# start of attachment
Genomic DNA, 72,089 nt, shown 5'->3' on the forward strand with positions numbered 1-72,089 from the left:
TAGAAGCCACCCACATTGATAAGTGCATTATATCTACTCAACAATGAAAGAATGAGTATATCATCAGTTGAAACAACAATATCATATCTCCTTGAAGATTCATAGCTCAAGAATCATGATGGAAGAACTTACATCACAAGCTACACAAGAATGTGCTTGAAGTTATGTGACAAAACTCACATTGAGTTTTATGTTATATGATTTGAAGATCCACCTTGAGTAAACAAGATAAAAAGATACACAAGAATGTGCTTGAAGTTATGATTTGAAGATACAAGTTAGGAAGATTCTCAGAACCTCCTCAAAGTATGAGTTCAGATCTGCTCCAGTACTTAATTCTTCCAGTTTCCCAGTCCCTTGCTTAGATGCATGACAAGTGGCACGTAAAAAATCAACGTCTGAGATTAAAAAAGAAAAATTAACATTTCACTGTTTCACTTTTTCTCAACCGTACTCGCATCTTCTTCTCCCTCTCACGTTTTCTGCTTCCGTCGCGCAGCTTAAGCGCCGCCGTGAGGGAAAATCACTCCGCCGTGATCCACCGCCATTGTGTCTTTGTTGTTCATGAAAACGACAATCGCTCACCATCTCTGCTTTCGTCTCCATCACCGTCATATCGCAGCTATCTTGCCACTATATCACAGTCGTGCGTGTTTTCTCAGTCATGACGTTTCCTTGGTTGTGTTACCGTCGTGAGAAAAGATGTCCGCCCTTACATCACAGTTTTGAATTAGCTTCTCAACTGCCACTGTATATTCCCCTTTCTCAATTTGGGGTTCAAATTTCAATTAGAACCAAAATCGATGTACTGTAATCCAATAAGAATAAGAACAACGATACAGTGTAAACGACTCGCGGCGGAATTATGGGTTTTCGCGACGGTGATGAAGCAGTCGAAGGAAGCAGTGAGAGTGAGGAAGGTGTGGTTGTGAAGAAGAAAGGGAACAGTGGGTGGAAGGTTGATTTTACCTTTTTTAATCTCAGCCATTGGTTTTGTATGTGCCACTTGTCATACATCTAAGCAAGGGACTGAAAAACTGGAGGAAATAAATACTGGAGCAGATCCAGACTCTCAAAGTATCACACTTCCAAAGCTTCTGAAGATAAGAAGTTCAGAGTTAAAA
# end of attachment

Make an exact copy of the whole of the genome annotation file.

Genomic DNA, 72,089 nt, shown 5'->3' on the forward strand with positions numbered 1-72,089 from the left:
TAGAAGCCACCCACATTGATAAGTGCATTATATCTACTCAACAATGAAAGAATGAGTATATCATCAGTTGAAACAACAATATCATATCTCCTTGAAGATTCATAGCTCAAGAATCATGATGGAAGAACTTACATCACAAGCTACACAAGAATGTGCTTGAAGTTATGTGACAAAACTCACATTGAGTTTTATGTTATATGATTTGAAGATCCACCTTGAGTAAACAAGATAAAAAGATACACAAGAATGTGCTTGAAGTTATGATTTGAAGATACAAGTTAGGAAGATTCTCAGAACCTCCTCAAAGTATGAGTTCAGATCTGCTCCAGTACTTAATTCTTCCAGTTTCCCAGTCCCTTGCTTAGATGCATGACAAGTGGCACGTAAAAAATCAACGTCTGAGATTAAAAAAGAAAAATTAACATTTCACTGTTTCACTTTTTCTCAACCGTACTCGCATCTTCTTCTCCCTCTCACGTTTTCTGCTTCCGTCGCGCAGCTTAAGCGCCGCCGTGAGGGAAAATCACTCCGCCGTGATCCACCGCCATTGTGTCTTTGTTGTTCATGAAAACGACAATCGCTCACCATCTCTGCTTTCGTCTCCATCACCGTCATATCGCAGCTATCTTGCCACTATATCACAGTCGTGCGTGTTTTCTCAGTCATGACGTTTCCTTGGTTGTGTTACCGTCGTGAGAAAAGATGTCCGCCCTTACATCACAGTTTTGAATTAGCTTCTCAACTGCCACTGTATATTCCCCTTTCTCAATTTGGGGTTCAAATTTCAATTAGAACCAAAATCGATGTACTGTAATCCAATAAGAATAAGAACAACGATACAGTGTAAACGACTCGCGGCGGAATTATGGGTTTTCGCGACGGTGATGAAGCAGTCGAAGGAAGCAGTGAGAGTGAGGAAGGTGTGGTTGTGAAGAAGAAAGGGAACAGTGGGTGGAAGGTTGATTTTACCTTTTTTAATCTCAGCCATTGGTTTTGTATGTGCCACTTGTCATACATCTAAGCAAGGGACTGAAAAACTGGAGGAAATAAATACTGGAGCAGATCCAGACTCTCAAAGTATCACACTTCCAAAGCTTCTGAAGATAAGAAGTTCAGAGTTAAAA